Washington State raises taxes, but its deficit continues to grow

They can't say no one told them so. Earlier this year, facing a huge $2.8 billion budget deficit, Washington State enacted a budget package that made some spending cuts but also included $840 million in new taxes. NTU opposed the tax hike, arguing that "[a] job-killing tax increase on families and businesses makes even less economic sense in light of Washington's 9.5 percent unemployment rate." Instead, we urged that Washington State's policymakers restrain spending, just as hard-working families have done to ride out the worst of the recession. Unfortunately, the politicians in Salem did not heed our message. Governor Gregoire and others said that higher taxes on things like cigarettes, candy, liquor, and even bottled water, were necessary to balance the budget and to avoid devastating cuts to public services.

But now it looks like the politicians will face an even larger budget deficit when they return to Olympia. A new report from the Washington State Office of Financial Management shows that next year's budget deficit will be at least $3 billion. Further, the report notes that "[a]lthough stronger-than-predicted revenue growth would help remedy (the deficit situation), revenues would need to grow by more than 9 percent per year to make up most of the projected gap, a rate which is unlikely to be achieved." One has to wonder what the politicians in Olympia will do to fill the budget gap when they return to the State House. If they are willing to tax bottled water, there is little else they won't tax. Bill Gates Sr. wants to tax income. Maybe they will also tax chewing gum, Starbucks coffee, and air. Perhaps the budget deficit and the prospect of more, insane tax increases are the reasons why the governor is actively lobbying Congress to quickly approve a $24 billion bailout for the states.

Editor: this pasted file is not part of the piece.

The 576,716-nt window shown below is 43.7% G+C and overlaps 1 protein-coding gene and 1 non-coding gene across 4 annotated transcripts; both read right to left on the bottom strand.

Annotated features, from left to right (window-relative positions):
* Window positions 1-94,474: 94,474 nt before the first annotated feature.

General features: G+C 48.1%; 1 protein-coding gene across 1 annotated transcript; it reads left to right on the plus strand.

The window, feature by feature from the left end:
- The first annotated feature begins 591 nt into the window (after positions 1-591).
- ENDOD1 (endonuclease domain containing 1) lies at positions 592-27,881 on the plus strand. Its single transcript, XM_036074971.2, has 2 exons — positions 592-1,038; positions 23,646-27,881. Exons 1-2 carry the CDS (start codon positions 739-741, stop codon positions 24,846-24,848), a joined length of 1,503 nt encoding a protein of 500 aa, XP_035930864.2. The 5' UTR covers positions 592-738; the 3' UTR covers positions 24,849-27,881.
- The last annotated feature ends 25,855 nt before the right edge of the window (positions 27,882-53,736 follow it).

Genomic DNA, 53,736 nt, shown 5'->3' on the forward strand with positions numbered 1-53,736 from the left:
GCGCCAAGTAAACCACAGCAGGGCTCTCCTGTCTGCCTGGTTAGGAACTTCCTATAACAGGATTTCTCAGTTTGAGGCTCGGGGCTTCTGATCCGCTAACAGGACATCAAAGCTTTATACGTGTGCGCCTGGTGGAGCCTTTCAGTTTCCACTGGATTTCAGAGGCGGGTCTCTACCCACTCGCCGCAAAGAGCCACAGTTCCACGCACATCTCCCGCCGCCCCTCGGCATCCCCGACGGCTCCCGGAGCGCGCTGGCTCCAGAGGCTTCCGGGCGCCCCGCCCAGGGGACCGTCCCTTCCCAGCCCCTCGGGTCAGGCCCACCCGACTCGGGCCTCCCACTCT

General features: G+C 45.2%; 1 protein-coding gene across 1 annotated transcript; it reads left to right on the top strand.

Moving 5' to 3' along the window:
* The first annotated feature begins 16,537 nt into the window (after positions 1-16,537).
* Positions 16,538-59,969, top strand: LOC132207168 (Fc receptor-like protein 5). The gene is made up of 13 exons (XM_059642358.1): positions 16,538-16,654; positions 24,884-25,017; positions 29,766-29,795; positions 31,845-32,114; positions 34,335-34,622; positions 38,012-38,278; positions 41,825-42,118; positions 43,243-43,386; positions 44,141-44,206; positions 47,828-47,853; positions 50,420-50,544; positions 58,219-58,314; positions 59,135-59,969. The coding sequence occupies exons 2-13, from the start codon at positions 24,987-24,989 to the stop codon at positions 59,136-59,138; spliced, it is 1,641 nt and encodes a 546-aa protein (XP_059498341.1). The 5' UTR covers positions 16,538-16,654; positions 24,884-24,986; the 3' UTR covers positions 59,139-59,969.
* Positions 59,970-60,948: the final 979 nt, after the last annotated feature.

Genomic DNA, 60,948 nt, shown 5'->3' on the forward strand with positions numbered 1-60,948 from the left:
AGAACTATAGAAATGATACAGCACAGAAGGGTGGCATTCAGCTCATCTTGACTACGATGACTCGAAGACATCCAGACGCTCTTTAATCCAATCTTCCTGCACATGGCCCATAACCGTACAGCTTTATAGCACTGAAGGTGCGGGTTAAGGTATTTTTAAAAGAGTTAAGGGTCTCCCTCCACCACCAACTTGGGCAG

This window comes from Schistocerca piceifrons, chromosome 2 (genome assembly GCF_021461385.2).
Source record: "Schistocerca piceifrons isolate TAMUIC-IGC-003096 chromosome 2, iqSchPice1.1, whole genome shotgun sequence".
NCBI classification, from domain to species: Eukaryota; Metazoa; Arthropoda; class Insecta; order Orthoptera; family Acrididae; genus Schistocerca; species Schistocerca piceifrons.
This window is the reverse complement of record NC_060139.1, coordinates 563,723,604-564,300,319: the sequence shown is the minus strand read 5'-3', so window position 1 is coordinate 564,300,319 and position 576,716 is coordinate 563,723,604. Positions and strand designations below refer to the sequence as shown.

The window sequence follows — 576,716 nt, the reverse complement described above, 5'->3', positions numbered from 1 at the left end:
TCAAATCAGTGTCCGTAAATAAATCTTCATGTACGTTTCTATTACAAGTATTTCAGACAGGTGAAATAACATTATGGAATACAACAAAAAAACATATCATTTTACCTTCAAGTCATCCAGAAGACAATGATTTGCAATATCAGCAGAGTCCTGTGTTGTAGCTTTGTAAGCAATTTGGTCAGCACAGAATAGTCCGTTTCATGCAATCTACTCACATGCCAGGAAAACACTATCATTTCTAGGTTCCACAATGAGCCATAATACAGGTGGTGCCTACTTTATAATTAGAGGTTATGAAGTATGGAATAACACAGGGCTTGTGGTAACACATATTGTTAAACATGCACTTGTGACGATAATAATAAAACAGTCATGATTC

Washington State does not have a revenue problem, it has a spending problem. Spending in Washington State has far outpaced inflation and population growth over the last decade. If the politicians in Olympia are serious about closing the budget gap - for more than a year - they need to restrain public spending. By reducing spending to a more manageable level, they could eliminate the deficit without resorting to tax-increases that nickle-and-dime every hard-working Washingtonian. Let's hope that Washington State shows some fiscal restraint next time.